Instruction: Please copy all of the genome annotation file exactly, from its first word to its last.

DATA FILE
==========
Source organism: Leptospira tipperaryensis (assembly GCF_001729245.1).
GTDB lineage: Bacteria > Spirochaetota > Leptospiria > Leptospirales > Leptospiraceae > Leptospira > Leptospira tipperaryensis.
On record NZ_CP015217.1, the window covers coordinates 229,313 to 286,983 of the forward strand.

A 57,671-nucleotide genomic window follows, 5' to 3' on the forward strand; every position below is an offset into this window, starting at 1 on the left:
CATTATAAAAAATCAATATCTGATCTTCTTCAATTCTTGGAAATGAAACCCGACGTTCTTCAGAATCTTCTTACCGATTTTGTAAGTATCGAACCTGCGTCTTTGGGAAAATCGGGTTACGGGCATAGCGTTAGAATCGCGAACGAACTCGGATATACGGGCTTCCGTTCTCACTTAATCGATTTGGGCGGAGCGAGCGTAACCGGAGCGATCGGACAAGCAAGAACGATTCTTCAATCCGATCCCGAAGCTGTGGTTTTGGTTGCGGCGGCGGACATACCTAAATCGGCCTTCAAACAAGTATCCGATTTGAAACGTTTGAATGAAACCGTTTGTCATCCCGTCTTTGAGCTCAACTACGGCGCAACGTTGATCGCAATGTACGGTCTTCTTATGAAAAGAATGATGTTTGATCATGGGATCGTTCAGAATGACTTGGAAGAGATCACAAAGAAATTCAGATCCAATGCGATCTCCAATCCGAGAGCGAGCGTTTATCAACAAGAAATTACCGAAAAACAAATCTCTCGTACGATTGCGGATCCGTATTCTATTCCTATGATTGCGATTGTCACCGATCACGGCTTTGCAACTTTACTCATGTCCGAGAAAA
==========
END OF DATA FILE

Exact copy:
Source organism: Leptospira tipperaryensis (assembly GCF_001729245.1).
GTDB lineage: Bacteria > Spirochaetota > Leptospiria > Leptospirales > Leptospiraceae > Leptospira > Leptospira tipperaryensis.
On record NZ_CP015217.1, the window covers coordinates 229,313 to 286,983 of the forward strand.

A 57,671-nucleotide genomic window follows, 5' to 3' on the forward strand; every position below is an offset into this window, starting at 1 on the left:
CATTATAAAAAATCAATATCTGATCTTCTTCAATTCTTGGAAATGAAACCCGACGTTCTTCAGAATCTTCTTACCGATTTTGTAAGTATCGAACCTGCGTCTTTGGGAAAATCGGGTTACGGGCATAGCGTTAGAATCGCGAACGAACTCGGATATACGGGCTTCCGTTCTCACTTAATCGATTTGGGCGGAGCGAGCGTAACCGGAGCGATCGGACAAGCAAGAACGATTCTTCAATCCGATCCCGAAGCTGTGGTTTTGGTTGCGGCGGCGGACATACCTAAATCGGCCTTCAAACAAGTATCCGATTTGAAACGTTTGAATGAAACCGTTTGTCATCCCGTCTTTGAGCTCAACTACGGCGCAACGTTGATCGCAATGTACGGTCTTCTTATGAAAAGAATGATGTTTGATCATGGGATCGTTCAGAATGACTTGGAAGAGATCACAAAGAAATTCAGATCCAATGCGATCTCCAATCCGAGAGCGAGCGTTTATCAACAAGAAATTACCGAAAAACAAATCTCTCGTACGATTGCGGATCCGTATTCTATTCCTATGATTGCGATTGTCACCGATCACGGCTTTGCAACTTTACTCATGTCCGAGAAAA